5 ways to engage your senior leadership on sustainability strategy
This article is part of a series by BSR that will explore how corporate sustainability pros can work across departments on shared goals.
At BSR, we believe the time has come for a completely new way of designing business strategy and creating value. The era of stand-alone sustainability strategies, with subsequent integration of sustainability into company strategy, needs to end; the creation of resilient business strategies that take sustainability as their foundation needs to begin.
But for that to happen, boards and senior executives must have the expertise, insights and information necessary to plan for a sustainable future over the long term, while also overseeing sustainability performance today. This means we as a profession more effectively must engage our senior leadership on sustainability topics.
As with most things, this is of course easier said than done. Up until now, much of the corporate leadership on sustainability has come from companies with senior leaders who already have drunk the proverbial Kool-Aid and integrated sustainability from the top down, driven by personal passion and an inherent belief that sustainability and business objectives are inextricably linked. We see time and again that we can’t always count on this type of organic change from an "enlightened CEO," and so we also need practical strategies to engage with senior leadership.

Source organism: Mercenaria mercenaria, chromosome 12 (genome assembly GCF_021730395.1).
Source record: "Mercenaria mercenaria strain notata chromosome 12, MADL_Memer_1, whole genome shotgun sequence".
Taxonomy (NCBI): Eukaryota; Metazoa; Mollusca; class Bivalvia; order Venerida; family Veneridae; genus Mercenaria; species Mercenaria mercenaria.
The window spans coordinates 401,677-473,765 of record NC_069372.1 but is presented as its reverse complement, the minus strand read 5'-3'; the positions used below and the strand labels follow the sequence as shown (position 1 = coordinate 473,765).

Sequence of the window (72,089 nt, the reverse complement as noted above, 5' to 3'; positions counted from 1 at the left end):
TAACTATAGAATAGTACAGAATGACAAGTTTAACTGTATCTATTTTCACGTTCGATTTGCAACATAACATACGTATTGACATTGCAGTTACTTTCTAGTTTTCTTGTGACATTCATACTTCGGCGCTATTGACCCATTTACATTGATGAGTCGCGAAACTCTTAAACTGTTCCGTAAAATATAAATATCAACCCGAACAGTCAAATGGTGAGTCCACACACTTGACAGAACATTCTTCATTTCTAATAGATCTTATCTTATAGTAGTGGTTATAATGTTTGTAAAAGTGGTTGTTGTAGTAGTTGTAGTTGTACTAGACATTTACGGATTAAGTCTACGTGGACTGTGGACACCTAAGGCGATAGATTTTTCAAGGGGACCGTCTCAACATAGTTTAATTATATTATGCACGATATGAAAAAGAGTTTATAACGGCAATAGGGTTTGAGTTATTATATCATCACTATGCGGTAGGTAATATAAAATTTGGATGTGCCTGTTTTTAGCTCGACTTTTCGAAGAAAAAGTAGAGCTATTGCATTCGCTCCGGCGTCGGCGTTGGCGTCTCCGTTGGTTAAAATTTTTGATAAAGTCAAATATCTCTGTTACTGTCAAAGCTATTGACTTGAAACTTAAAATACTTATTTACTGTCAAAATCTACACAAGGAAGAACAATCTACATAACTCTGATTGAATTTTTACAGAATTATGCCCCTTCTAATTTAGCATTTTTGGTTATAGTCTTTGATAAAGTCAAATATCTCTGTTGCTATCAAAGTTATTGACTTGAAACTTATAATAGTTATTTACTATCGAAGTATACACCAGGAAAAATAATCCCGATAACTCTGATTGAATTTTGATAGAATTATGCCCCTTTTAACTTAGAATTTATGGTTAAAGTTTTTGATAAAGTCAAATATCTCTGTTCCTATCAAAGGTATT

Further, while we all recognize the absolute necessity of engaging with our senior leaders, evidence shows we struggle to do it in practice. In BSR and Globescan’s 2017 survey of 250 companies on The State of Sustainable Business, we found that while 90 percent of respondents believe the CEO and C-suite leadership have significant influence over the sustainability agenda, only 40 percent of sustainability teams prioritize engagement with the CEO’s office.
Why do we think that’s the case?
As an interviewee for our recent report, "Redefining Sustainable Business: Management Systems for a Rapidly Changing World," explained, "The greatest challenge of any business is managing short term and long term. Sustainability is just that long-game perspective." Talk to almost any sustainability professional, and he or she will tell you that short-termism is the most significant barrier to senior level engagement.
That’s certainly part of the issue, but it’s not the whole story. The lack of clarity surrounding the role of sustainability departments can make it difficult for teams to gain the political capital necessary to effectively engage in strategic discussions and influence the C-suite. Moreover, when teams do have the opportunity to interact with senior leaders, they often struggle to tell a compelling story for that audience.
So how can you better engage and support your senior leaders in creating businesses that actively contribute to a just and sustainable world?
1. Change the rules of the game
Certainly, short-term pressures and incentive structures are beyond the direct control of sustainability teams, but you can and should prioritize advocacy on three main objectives that increase the effectiveness of corporate leaders in addressing sustainability topics:
- Align incentives with long-term business success. In our experience, companies exhibiting leadership in the sustainability space nearly always tie executive compensation to some measure of sustainability performance.